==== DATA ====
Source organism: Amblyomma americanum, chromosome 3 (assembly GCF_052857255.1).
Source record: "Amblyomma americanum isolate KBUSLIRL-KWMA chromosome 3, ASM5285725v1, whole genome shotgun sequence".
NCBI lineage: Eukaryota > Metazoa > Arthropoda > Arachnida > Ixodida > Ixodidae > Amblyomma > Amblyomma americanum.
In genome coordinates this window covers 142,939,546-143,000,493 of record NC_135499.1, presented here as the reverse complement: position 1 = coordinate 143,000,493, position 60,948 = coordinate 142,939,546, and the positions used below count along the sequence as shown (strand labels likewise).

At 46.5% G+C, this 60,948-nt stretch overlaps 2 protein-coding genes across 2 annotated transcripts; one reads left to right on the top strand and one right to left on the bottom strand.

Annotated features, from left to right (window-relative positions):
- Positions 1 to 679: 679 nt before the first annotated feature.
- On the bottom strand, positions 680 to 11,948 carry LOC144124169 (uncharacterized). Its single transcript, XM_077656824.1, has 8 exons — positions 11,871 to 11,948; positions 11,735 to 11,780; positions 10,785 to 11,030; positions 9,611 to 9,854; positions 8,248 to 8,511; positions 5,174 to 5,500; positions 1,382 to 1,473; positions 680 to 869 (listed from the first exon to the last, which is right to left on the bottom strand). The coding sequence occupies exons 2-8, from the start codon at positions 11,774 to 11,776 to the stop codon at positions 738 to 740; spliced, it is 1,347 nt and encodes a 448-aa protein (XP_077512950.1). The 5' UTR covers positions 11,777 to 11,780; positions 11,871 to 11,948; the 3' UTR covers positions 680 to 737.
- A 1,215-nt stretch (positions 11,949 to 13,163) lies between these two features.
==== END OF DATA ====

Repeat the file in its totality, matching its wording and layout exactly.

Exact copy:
Source organism: Amblyomma americanum, chromosome 3 (assembly GCF_052857255.1).
Source record: "Amblyomma americanum isolate KBUSLIRL-KWMA chromosome 3, ASM5285725v1, whole genome shotgun sequence".
NCBI lineage: Eukaryota > Metazoa > Arthropoda > Arachnida > Ixodida > Ixodidae > Amblyomma > Amblyomma americanum.
In genome coordinates this window covers 142,939,546-143,000,493 of record NC_135499.1, presented here as the reverse complement: position 1 = coordinate 143,000,493, position 60,948 = coordinate 142,939,546, and the positions used below count along the sequence as shown (strand labels likewise).

At 46.5% G+C, this 60,948-nt stretch overlaps 2 protein-coding genes across 2 annotated transcripts; one reads left to right on the top strand and one right to left on the bottom strand.

Annotated features, from left to right (window-relative positions):
- Positions 1 to 679: 679 nt before the first annotated feature.
- On the bottom strand, positions 680 to 11,948 carry LOC144124169 (uncharacterized). Its single transcript, XM_077656824.1, has 8 exons — positions 11,871 to 11,948; positions 11,735 to 11,780; positions 10,785 to 11,030; positions 9,611 to 9,854; positions 8,248 to 8,511; positions 5,174 to 5,500; positions 1,382 to 1,473; positions 680 to 869 (listed from the first exon to the last, which is right to left on the bottom strand). The coding sequence occupies exons 2-8, from the start codon at positions 11,774 to 11,776 to the stop codon at positions 738 to 740; spliced, it is 1,347 nt and encodes a 448-aa protein (XP_077512950.1). The 5' UTR covers positions 11,777 to 11,780; positions 11,871 to 11,948; the 3' UTR covers positions 680 to 737.
- A 1,215-nt stretch (positions 11,949 to 13,163) lies between these two features.